BorgWarner, which provides a variety of “mobility solutions” for vehicles, secures as well the rights to purchase “up to $650 million of devices annually” from the Durham-based chip producer, the companies said.
Michigan-based BorgWarner is one of the world’s top automotive suppliers with nearly 50,000 employees spread across 22 operations in 22 countries.
Despite news of the BorgWarner deal Wolfspeed (NYSE: WOLF) traded down slightly in pre-market trading.
“Silicon carbide-based power electronics play an increasingly important role for our customers as our electric vehicle business continues to accelerate,” said Frédéric Lissalde, CEO of BorgWarner, in the announcement. “We believe this agreement helps ensure that BorgWarner will have a reliable supply of high-quality silicon carbide devices, which are significant to the company’s inverter growth plans. Building upon BorgWarner’s world-class Viper power switches and inverter technology, we are excited about the opportunity to work jointly with Wolfspeed, the leader in silicon carbide, on the potential development of the next generation of silicon carbide products. We believe our relationship with Wolfspeed will drive innovation, accelerate the global transition to electric vehicles, and further BorgWarner’s vision for a clean, energy-efficient world.”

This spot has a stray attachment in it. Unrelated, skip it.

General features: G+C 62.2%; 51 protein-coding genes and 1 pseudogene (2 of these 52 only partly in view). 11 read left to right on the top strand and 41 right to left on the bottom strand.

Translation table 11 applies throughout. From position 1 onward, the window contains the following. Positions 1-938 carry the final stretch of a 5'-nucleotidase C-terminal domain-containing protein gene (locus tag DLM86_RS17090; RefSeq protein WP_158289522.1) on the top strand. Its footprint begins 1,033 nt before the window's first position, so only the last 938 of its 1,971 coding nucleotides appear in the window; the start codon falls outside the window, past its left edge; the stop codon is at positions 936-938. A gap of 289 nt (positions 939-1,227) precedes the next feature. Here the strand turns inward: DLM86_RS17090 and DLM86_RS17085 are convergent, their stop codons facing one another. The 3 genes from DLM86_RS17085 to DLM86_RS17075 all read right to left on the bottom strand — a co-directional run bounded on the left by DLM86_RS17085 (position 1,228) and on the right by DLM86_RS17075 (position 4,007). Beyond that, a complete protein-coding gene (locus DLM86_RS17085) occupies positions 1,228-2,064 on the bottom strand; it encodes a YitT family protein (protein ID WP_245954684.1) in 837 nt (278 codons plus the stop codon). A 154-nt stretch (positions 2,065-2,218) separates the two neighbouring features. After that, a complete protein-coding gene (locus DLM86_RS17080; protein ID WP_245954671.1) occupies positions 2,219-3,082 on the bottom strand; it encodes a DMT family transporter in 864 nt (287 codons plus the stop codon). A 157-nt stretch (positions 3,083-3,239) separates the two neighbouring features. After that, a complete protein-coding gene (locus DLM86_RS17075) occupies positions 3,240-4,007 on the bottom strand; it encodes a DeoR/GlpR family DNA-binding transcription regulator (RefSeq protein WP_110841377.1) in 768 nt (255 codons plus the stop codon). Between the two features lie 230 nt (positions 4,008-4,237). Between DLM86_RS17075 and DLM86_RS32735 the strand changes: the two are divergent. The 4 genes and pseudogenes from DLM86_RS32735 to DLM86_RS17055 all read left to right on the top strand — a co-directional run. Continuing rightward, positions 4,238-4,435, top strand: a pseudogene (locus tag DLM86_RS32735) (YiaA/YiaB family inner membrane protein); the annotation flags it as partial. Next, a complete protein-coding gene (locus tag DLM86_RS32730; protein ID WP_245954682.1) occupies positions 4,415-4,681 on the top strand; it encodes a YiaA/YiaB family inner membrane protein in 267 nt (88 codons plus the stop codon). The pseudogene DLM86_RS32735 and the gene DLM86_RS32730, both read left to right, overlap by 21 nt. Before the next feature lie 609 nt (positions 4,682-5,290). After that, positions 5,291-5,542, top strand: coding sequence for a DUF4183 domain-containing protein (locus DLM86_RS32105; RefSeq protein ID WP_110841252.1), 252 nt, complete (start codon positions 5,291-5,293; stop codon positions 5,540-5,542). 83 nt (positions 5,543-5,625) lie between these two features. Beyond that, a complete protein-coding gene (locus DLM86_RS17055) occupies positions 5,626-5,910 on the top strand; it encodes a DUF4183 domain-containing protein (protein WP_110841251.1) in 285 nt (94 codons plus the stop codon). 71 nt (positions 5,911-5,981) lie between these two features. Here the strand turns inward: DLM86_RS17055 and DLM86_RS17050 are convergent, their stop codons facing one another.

Wolfspeed recently opened a new microchip plant in New York and is building a new plant in Chatham County, N.C.
“Today’s announcement demonstrates the creative solutions two collaborative and strategic partners are pursuing to better support the growing demand for silicon carbide devices. BorgWarner has been a strong partner with Wolfspeed for many years, and we are pleased to secure the investment from them which will be used to support our capacity expansion efforts and ensure we have a steady supply of product for their customers,” said Gregg Lowe, CEO for Wolfspeed. “This agreement, combined with our most recent announcement of a multi-billion-dollar materials expansion in North Carolina, confirms the industry transition from silicon to silicon carbide is well underway.”